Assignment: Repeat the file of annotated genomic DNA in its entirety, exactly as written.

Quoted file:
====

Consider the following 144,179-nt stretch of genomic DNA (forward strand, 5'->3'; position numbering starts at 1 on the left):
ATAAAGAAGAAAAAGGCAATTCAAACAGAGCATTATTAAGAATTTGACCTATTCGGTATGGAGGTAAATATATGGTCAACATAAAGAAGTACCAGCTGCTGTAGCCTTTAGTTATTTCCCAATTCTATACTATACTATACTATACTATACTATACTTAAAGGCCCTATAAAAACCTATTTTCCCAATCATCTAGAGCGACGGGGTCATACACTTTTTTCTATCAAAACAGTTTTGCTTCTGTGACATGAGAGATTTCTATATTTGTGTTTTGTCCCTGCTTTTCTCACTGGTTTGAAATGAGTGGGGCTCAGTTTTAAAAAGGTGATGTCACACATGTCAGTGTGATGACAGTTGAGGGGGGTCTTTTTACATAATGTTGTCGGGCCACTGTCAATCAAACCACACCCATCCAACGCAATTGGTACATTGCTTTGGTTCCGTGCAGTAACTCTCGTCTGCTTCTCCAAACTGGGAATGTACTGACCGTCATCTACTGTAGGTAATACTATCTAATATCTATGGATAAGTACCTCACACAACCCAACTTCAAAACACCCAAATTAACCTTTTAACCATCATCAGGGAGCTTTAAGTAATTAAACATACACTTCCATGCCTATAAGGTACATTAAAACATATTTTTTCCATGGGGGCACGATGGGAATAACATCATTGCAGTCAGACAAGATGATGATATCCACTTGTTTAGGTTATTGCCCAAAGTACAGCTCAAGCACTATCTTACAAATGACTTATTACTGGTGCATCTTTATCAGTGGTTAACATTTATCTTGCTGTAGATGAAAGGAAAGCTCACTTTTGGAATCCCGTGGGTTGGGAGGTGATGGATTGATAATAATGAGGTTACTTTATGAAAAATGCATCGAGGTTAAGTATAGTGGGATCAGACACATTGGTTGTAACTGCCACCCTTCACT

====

Consider the following 144,179-nt stretch of genomic DNA (forward strand, 5'->3'; position numbering starts at 1 on the left):
ATAAAGAAGAAAAAGGCAATTCAAACAGAGCATTATTAAGAATTTGACCTATTCGGTATGGAGGTAAATATATGGTCAACATAAAGAAGTACCAGCTGCTGTAGCCTTTAGTTATTTCCCAATTCTATACTATACTATACTATACTATACTATACTTAAAGGCCCTATAAAAACCTATTTTCCCAATCATCTAGAGCGACGGGGTCATACACTTTTTTCTATCAAAACAGTTTTGCTTCTGTGACATGAGAGATTTCTATATTTGTGTTTTGTCCCTGCTTTTCTCACTGGTTTGAAATGAGTGGGGCTCAGTTTTAAAAAGGTGATGTCACACATGTCAGTGTGATGACAGTTGAGGGGGGTCTTTTTACATAATGTTGTCGGGCCACTGTCAATCAAACCACACCCATCCAACGCAATTGGTACATTGCTTTGGTTCCGTGCAGTAACTCTCGTCTGCTTCTCCAAACTGGGAATGTACTGACCGTCATCTACTGTAGGTAATACTATCTAATATCTATGGATAAGTACCTCACACAACCCAACTTCAAAACACCCAAATTAACCTTTTAACCATCATCAGGGAGCTTTAAGTAATTAAACATACACTTCCATGCCTATAAGGTACATTAAAACATATTTTTTCCATGGGGGCACGATGGGAATAACATCATTGCAGTCAGACAAGATGATGATATCCACTTGTTTAGGTTATTGCCCAAAGTACAGCTCAAGCACTATCTTACAAATGACTTATTACTGGTGCATCTTTATCAGTGGTTAACATTTATCTTGCTGTAGATGAAAGGAAAGCTCACTTTTGGAATCCCGTGGGTTGGGAGGTGATGGATTGATAATAATGAGGTTACTTTATGAAAAATGCATCGAGGTTAAGTATAGTGGGATCAGACACATTGGTTGTAACTGCCACCCTTCACT